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The Multicenter Thermo°Cool Ventricular Tachycardia Ablation Trial
Abstract & Commentary
By John P. DiMarco, MD, PhD
Source: Stevenson WG, et al. Irrigated radiofrequency catheter ablation guided by electroanatomic mapping for recurrent ventricular tachycardia after myocardial infarction. Circulation. 2008;118:2773-2782.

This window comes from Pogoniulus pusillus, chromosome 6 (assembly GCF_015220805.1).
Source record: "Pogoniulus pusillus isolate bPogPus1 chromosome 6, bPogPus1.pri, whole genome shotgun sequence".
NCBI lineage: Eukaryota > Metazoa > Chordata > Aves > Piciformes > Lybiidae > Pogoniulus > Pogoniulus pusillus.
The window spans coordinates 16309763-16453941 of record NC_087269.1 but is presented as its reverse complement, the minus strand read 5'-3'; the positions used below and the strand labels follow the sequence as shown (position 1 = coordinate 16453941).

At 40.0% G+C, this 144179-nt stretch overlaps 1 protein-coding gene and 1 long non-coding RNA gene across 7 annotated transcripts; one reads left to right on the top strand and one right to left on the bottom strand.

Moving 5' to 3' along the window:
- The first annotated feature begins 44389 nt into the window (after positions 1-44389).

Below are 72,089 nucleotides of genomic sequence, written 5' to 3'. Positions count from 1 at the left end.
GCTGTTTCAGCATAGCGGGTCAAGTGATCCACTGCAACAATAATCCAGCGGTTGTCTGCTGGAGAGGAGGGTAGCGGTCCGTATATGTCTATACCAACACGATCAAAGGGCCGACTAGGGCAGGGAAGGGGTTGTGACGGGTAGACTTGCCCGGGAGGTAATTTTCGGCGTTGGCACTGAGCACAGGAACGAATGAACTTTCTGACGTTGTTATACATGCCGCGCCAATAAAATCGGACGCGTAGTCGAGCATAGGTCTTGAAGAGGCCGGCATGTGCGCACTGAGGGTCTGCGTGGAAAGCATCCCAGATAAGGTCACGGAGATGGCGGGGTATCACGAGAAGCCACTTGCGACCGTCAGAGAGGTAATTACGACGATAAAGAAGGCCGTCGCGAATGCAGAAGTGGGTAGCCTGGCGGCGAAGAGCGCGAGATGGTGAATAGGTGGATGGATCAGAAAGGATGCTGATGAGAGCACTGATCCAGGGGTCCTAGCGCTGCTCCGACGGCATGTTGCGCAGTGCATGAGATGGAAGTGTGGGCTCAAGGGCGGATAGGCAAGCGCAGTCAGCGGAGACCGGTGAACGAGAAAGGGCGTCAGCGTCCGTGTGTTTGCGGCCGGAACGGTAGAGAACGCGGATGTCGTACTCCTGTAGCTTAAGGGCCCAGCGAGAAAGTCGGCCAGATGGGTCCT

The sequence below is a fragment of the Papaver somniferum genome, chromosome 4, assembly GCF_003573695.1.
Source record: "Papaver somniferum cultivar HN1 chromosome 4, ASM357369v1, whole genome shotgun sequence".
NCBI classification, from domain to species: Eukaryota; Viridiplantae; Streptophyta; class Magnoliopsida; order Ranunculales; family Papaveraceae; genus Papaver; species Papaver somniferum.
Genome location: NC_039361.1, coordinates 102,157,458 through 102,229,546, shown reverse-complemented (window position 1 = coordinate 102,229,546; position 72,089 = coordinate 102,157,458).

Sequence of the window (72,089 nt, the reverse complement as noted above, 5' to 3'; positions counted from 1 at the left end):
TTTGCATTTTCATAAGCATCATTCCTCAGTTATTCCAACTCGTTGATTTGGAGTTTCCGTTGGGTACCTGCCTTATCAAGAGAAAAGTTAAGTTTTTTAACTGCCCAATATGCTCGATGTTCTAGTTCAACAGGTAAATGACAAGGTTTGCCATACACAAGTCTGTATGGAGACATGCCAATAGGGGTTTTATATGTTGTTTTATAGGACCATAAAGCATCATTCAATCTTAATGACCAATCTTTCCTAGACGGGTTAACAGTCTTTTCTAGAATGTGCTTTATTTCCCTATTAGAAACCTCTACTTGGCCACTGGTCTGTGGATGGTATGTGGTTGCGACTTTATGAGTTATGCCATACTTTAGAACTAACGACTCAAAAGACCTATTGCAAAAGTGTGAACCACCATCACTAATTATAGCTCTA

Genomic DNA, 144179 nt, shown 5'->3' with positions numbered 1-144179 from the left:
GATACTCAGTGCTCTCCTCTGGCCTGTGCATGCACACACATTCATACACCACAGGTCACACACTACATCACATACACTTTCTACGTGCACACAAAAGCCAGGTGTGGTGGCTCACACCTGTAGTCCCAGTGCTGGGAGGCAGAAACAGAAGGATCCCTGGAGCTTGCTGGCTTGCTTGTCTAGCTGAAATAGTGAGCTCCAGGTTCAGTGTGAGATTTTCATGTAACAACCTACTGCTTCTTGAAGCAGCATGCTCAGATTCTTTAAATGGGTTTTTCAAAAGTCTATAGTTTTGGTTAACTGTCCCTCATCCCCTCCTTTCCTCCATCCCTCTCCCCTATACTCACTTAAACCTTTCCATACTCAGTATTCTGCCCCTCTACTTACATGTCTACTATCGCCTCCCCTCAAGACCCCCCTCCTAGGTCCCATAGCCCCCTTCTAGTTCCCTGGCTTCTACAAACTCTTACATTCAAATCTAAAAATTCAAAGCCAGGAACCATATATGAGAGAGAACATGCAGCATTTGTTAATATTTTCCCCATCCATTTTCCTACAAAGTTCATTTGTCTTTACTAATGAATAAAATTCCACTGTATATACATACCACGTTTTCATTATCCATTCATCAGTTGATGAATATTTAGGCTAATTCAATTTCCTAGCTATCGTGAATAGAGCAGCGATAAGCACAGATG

In this paper, stevenson et al, from 18 centers with expertise in ventricular tachycardia (VT) ablation, report the results of VT ablation using the Thermo°Cool-irrigated, tipped-radiofrequency ablation catheter. Patients were eligible for the study if they had multiple episodes of sustained monomorphic VT that had required either cardioversion or antiarrhythmic drug administration in the previous six months. Patients with incessant ventricular tachycardia were also eligible for inclusion. Patients with multiple VT morphologies, unmappable VT, and prior failed VT ablations could be included. The study period was between 1999 and 2003. Mapping was performed during ventricular tachycardia that had been initiated by programmed stimulation in the electrophysiology laboratory. Ablation sites were selected based on several factors: isolated mid-diastolic potentials during VT, entrainment with concealed fusion, a post-pacing interval within 30 m/sec of the VT cycle length, or VT termination in response to catheter pressure. If VT could not be mapped due to hemodynamic instability or inconsistent inducibility of a stable morphology, ablation sites were selected if they had abnormal low-signal electrograms with double potentials, wide fractionated potentials, or isolated late potentials.